A bright green shape, a bit like a duck, was first noticed in the MSG 24-hour day cloud microphysics RGB composite on 5 January 2008, situated along the Dnieper estuary in the Ukraine.
27 May 2022
04 January 2008
By HansPeter Roesli, Jochen Kerkmann (EUMETSAT) and Alex Kryvobok (UHMI, Ukraine)
At the same time it was noticed that the northern-most and most prominent green spot (shown by the red arrow) is slightly more reflective than the surroundings in the visible imagery (see Natural Colour RGB, 10:00 UTC).
The spots are located on the left side of the Dnieper estuary. An animated cloud-free scene shows that the spots are stationary (see Animation, 08:00–13:00 UTC), i.e. they most probably result from particular soil characteristics.
Inspecting the RGB components of the RGB image shows that the signal comes from the IR10.8–IR8.7 difference. In fact, IR8.7 is considerably colder than IR10.8 over the spots, adding green colour to the RGB. As an example the northern-most spot shows temperature difference of up to 6.4 K on 5 January 2008 at 09:15 UTC (see close-up look).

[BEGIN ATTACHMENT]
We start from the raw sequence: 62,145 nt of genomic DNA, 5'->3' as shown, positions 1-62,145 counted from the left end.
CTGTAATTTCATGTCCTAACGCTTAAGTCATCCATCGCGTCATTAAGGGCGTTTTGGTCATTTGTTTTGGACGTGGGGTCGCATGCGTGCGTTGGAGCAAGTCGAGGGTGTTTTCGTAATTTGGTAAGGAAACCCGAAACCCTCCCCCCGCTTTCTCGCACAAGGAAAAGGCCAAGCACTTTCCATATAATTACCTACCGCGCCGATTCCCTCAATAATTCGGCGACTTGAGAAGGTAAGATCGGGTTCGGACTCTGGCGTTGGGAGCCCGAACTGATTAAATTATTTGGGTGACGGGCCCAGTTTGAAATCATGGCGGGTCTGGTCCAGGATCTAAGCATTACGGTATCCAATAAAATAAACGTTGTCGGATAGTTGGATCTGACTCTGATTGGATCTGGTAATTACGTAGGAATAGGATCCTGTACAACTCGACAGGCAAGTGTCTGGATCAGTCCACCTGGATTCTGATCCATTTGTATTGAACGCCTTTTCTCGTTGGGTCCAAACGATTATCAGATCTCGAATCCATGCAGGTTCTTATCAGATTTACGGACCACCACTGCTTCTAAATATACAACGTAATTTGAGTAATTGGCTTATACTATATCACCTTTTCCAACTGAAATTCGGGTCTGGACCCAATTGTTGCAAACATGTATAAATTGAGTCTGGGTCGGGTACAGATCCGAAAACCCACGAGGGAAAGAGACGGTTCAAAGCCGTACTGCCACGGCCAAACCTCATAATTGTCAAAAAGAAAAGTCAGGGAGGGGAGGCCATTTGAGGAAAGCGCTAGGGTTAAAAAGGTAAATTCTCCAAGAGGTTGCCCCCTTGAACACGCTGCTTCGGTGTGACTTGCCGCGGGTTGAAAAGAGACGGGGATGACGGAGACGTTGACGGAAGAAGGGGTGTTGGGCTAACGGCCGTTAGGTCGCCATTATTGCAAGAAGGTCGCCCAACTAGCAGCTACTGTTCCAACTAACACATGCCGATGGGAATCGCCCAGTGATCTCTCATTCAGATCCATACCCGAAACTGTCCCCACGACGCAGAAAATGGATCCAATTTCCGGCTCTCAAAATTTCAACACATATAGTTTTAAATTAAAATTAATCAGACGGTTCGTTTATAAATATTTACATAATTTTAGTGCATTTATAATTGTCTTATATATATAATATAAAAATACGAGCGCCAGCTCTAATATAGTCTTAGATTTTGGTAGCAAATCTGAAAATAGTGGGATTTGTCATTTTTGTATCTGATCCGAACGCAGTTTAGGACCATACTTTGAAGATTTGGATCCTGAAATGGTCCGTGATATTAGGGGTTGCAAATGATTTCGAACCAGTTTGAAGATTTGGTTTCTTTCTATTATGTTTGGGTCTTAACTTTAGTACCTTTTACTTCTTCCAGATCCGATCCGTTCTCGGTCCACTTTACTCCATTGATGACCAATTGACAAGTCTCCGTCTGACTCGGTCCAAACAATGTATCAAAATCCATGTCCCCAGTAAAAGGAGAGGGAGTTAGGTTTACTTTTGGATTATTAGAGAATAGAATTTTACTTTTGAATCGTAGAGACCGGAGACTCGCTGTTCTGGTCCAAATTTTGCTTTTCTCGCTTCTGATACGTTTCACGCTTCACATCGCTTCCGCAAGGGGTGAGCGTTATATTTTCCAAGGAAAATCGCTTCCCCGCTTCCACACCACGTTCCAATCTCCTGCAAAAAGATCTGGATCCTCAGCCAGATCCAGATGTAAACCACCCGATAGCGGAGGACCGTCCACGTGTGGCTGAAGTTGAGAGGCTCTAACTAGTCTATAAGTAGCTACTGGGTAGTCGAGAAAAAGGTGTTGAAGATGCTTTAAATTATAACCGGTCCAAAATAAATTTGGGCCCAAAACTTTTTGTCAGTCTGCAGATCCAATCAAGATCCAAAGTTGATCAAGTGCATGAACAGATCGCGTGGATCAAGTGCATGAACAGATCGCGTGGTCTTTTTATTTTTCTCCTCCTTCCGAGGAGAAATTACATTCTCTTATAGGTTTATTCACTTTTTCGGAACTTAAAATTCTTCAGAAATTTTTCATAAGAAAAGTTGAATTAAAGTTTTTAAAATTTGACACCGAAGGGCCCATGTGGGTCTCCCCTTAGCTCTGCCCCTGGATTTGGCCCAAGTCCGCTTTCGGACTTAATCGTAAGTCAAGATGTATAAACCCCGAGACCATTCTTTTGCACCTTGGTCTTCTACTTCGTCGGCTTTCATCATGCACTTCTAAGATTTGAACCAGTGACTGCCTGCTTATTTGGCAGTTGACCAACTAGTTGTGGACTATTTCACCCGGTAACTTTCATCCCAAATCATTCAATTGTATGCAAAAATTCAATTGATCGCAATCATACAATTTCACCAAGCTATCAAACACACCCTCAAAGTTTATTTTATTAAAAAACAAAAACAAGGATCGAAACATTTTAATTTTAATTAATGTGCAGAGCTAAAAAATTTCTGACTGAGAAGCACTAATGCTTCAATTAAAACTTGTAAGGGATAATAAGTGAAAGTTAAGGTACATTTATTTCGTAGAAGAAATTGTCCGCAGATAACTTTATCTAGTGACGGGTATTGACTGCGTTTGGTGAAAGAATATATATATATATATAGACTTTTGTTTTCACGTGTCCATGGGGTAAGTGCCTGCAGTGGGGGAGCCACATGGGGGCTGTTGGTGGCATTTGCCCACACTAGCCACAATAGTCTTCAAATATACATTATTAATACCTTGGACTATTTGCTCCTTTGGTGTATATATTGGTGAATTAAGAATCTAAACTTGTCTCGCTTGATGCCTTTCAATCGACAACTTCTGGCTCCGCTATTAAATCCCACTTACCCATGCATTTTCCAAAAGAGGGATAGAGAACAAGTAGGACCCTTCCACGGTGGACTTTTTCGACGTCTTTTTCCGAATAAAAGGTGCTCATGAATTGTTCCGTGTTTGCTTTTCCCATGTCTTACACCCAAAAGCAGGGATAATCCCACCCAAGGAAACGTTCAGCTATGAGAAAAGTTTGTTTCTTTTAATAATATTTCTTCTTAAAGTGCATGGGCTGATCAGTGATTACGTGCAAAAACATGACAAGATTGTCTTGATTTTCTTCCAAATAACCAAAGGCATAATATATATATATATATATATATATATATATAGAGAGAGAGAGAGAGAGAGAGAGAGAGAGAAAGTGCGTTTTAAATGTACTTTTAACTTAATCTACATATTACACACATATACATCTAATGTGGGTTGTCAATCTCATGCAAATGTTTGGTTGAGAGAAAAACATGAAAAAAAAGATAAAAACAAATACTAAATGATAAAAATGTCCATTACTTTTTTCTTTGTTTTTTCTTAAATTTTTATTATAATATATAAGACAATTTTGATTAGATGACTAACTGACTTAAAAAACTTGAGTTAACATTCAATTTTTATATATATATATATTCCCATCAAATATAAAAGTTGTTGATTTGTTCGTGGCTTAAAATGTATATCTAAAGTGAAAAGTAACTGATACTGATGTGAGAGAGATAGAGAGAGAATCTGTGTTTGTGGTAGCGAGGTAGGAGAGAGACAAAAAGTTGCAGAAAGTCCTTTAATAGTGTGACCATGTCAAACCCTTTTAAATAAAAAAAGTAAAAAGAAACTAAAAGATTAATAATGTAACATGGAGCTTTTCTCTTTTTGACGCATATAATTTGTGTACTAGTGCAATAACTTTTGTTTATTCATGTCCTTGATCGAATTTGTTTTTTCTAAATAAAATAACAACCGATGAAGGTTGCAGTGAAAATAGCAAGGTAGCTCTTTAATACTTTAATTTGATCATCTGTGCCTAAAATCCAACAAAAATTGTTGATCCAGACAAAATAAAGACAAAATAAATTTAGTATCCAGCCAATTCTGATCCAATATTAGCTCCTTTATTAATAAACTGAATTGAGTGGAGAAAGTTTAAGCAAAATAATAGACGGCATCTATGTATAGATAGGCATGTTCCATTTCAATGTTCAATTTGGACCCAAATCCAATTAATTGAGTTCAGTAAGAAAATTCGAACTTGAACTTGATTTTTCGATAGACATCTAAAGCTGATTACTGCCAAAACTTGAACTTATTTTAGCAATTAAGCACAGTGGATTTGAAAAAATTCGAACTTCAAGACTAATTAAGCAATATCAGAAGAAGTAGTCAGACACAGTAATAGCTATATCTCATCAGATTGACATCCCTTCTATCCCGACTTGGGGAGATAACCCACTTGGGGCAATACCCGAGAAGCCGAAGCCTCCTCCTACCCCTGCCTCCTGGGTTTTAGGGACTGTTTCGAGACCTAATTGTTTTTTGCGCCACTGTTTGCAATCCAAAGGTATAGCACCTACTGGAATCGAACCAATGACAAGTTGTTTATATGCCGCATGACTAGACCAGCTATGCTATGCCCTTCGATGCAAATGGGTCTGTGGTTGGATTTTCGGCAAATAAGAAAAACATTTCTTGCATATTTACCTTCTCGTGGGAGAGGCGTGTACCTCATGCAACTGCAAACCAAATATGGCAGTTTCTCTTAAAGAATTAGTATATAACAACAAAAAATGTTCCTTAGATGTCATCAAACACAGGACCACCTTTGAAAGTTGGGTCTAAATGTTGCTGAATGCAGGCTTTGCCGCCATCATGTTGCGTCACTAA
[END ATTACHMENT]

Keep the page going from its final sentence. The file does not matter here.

A strongly enhanced HRV image of the same date and time (see close-up look) confirms the higher reflectivity of this spot, as already indicated above. This points to sandy terrain. The sandy terrain of the northern most spot can be confirmed by combining the HRV with Google Earth (see Overlay). Google Earth shows a round area of sand dunes. The Dnieper estuary can be explored interactively by downloading either of the Google Earth files: RGB composite (KMZ) or HRV image (KMZ).
Other vegetation cases
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